Fish Health investigations in progress in Chesapeake Bay, no evidence of toxic Pfiesteria being found

August 21, 2001


This is the fifth report of the 2001 season.

Fish Health and Pfiesteria monitoring.
Wetipquin Creek, Nanticoke River
: On August 6, 74 of 690 menhaden captured during routine monitoring of the fish community by Maryland Department of Natural Resources Resource Assessment Service exhibited ulcers.  No Pfiesteria was present in three water samples collected at the site.  Subsequent fish sampling has not revealed any further fish health problems. 

Middle River: On August 7th, 50% (7 of 14) routine monitoring water samples tested positive for Pfiesteria with the genetic probe by Dr. David Oldach’s laboratory at University of Maryland Biotechnology Institute. Five menhaden captured in the region appeared healthy. This is the same region where on July 16th, 9 of 14 samples tested positive for the presence of Pfiesteria.  This region was the scene of a prolonged fish lesion event and numerous water samples that were positive for P. piscicida presence during August and September 1999, although there was no evidence of active toxicity.

Back Creek, Manokin River, area of Millard Long Road bridge: There were 15 of 27 (55.6%) menhaden collected during routine monitoring on August 9th that had ulcers. The area was resampled on August 15th and 52.1% (241 of 463) of the menhaden collected again showed ulcers. The area was revisited on August 20th and approximately 17% (71 of 420) of the menhaden continued to show ulcers although the percentage has declined relative to the last two weeks.  Each of the two water samples collected each day tested positive for Pfiesteria but light microscopy results indicated low levels of Pfiesteria-like cells. 

Colgate Creek, Patapsco River: Evidence of a fish kill and fish under stress were observed on Colgate Creek on August 6th and was investigated by Maryland Department of the Environment.  Extremely high dissolved oxygen conditions associated with algal bloom conditions were measured at the site and water samples tested for nutrient conditions showed high concentrations of ammonia. High ammonia concentrations can be stressful or toxic to fish.  Water samples collected on August 6th also show one of three testing positive for Pfiesteria, however, presumptive counts for Pfiesteria-like cells under light microscopy were recorded at low densities.  Follow-up sampling on August 9th and 15th revealed no further fish health problems, but three of six water samples were positive for the presence of Pfiesteria at low levels.  There has been no evidence of toxicity in one of these samples subjected to a fish bioassay at Dr. JoAnn Burkholder’s laboratory at North Carolina State University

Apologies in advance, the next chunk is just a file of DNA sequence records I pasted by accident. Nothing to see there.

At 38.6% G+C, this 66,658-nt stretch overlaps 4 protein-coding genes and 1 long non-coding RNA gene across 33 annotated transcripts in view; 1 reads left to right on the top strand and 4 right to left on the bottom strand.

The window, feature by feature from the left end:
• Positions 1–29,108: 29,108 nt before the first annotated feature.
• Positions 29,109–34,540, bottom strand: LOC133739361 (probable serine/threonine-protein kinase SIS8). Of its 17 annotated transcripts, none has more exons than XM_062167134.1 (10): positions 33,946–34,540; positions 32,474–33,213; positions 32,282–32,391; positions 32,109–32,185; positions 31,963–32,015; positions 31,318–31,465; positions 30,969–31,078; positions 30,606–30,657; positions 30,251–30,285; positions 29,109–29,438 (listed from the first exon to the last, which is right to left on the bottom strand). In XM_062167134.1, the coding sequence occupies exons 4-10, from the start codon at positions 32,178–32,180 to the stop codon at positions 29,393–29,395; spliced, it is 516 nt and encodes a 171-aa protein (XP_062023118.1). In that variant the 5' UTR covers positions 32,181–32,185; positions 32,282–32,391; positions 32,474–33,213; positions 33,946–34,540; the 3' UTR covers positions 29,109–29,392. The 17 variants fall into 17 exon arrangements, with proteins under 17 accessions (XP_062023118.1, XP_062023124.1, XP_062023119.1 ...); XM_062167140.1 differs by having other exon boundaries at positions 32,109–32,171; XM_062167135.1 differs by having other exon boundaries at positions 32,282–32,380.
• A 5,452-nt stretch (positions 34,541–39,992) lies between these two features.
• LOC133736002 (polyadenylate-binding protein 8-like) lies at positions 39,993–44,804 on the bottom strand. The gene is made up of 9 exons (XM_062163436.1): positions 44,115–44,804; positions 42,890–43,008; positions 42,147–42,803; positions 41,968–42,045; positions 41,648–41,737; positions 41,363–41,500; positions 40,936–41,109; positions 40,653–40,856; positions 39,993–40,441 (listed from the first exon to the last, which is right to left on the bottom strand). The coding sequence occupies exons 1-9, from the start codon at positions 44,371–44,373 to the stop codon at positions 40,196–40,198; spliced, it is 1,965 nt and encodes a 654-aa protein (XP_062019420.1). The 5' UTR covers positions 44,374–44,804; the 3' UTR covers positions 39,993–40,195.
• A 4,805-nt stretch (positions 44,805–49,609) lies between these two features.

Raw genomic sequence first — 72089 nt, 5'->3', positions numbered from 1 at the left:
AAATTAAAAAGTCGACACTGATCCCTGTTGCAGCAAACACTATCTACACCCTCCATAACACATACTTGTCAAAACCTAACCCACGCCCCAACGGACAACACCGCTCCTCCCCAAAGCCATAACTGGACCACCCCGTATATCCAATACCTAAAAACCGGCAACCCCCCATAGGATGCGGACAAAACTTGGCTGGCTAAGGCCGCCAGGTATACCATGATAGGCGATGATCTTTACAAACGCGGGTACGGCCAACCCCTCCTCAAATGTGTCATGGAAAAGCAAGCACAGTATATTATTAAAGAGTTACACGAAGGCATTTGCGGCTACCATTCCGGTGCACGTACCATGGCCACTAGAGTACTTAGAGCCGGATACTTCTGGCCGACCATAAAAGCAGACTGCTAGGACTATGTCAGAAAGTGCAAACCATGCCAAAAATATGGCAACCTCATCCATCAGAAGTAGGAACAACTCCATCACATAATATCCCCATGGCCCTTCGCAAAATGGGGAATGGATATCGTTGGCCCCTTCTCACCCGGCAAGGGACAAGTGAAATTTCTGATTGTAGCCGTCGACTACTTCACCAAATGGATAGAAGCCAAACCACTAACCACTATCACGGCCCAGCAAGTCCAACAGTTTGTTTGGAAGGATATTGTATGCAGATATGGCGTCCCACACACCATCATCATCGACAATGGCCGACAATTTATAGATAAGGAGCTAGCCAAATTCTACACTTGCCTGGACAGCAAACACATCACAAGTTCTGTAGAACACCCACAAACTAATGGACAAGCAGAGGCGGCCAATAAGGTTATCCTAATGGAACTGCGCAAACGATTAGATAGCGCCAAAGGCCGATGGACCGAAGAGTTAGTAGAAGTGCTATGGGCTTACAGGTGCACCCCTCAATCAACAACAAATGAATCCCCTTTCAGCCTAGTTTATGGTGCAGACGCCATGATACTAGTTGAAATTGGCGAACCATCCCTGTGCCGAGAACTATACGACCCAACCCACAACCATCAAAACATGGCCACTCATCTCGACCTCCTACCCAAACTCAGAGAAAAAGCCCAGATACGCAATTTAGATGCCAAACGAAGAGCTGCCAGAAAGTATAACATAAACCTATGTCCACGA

Marumsco Creek, Pocomoke River: A fish kill report was investigated on August 16th where a total of approximately 16,000 menhaden were found dead. The kill was estimated to have occurred two days earlier based on the state of decomposition of the fish. None of the fish appeared to have ulcers and low oxygen conditions were found at the investigation site (1.3 mg O2/L at one site and 2.8 mg O2/L at a second site; at least 5 mg O2/L is typically associated with healthy water quality conditions for most fish). A sample of seven white perch and four killifish netted at the site looked healthy. No Pfiesteria was present in water samples tested with the genetic probe at Dr. Oldach’s lab, University of Maryland Biotechnology Institute.

Overall results from the genetic testing of water samples for Pfiesteria.
As of August 16th, 9% (45 of 541) of routine monitoring and rapid response samples collected during 2001 were associated with the presence of Pfiesteria piscicida and P. shumwayae.

General notes on water quality condition.
Flow conditions for the Chesapeake Bay have been below average since May and with the exception of April, flows into the Bay are below average for the year. Since August 15th, conditions at Nassawango Creek, Snow Hill, MD on the Pocomoke River however are 3-5 times the median discharge levels for the 51-year data set for the area.

Salinities have declined in recent days in response to the increased flows as can be seen at the continuous monitoring stations at Rehobeth on the Pocomoke River, Drawbridge at the Chicamacomico and Decoursey Bridge on the Transquaking River (see charts below).


A reminder - please report fish kills, sick fish or fish with lesions to the Maryland Fish Health Hotline at 1-888-584-3110.

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